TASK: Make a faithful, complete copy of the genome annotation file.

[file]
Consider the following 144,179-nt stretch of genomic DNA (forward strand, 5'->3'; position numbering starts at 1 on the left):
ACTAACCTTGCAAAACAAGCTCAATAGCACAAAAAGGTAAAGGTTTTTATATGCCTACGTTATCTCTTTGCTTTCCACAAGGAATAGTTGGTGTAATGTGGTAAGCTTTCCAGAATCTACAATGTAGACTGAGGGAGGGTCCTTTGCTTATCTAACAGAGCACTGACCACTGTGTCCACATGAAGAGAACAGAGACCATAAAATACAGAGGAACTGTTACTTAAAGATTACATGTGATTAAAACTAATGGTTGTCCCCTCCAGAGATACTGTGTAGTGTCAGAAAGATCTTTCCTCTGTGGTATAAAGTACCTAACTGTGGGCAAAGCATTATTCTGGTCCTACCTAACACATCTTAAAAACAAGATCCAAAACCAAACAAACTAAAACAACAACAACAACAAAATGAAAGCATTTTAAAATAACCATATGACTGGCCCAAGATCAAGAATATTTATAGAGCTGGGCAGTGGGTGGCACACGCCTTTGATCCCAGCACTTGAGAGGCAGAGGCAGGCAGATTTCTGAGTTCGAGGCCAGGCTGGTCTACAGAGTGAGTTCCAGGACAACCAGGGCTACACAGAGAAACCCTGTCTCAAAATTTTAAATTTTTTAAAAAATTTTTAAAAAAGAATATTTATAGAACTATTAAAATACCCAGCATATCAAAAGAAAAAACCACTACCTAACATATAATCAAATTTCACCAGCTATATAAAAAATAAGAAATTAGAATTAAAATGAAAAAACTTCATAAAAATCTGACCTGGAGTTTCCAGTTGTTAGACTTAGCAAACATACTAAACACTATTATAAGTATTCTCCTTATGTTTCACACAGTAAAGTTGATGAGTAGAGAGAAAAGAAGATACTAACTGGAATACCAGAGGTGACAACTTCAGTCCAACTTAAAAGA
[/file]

Consider the following 144,179-nt stretch of genomic DNA (forward strand, 5'->3'; position numbering starts at 1 on the left):
ACTAACCTTGCAAAACAAGCTCAATAGCACAAAAAGGTAAAGGTTTTTATATGCCTACGTTATCTCTTTGCTTTCCACAAGGAATAGTTGGTGTAATGTGGTAAGCTTTCCAGAATCTACAATGTAGACTGAGGGAGGGTCCTTTGCTTATCTAACAGAGCACTGACCACTGTGTCCACATGAAGAGAACAGAGACCATAAAATACAGAGGAACTGTTACTTAAAGATTACATGTGATTAAAACTAATGGTTGTCCCCTCCAGAGATACTGTGTAGTGTCAGAAAGATCTTTCCTCTGTGGTATAAAGTACCTAACTGTGGGCAAAGCATTATTCTGGTCCTACCTAACACATCTTAAAAACAAGATCCAAAACCAAACAAACTAAAACAACAACAACAACAAAATGAAAGCATTTTAAAATAACCATATGACTGGCCCAAGATCAAGAATATTTATAGAGCTGGGCAGTGGGTGGCACACGCCTTTGATCCCAGCACTTGAGAGGCAGAGGCAGGCAGATTTCTGAGTTCGAGGCCAGGCTGGTCTACAGAGTGAGTTCCAGGACAACCAGGGCTACACAGAGAAACCCTGTCTCAAAATTTTAAATTTTTTAAAAAATTTTTAAAAAAGAATATTTATAGAACTATTAAAATACCCAGCATATCAAAAGAAAAAACCACTACCTAACATATAATCAAATTTCACCAGCTATATAAAAAATAAGAAATTAGAATTAAAATGAAAAAACTTCATAAAAATCTGACCTGGAGTTTCCAGTTGTTAGACTTAGCAAACATACTAAACACTATTATAAGTATTCTCCTTATGTTTCACACAGTAAAGTTGATGAGTAGAGAGAAAAGAAGATACTAACTGGAATACCAGAGGTGACAACTTCAGTCCAACTTAAAAGA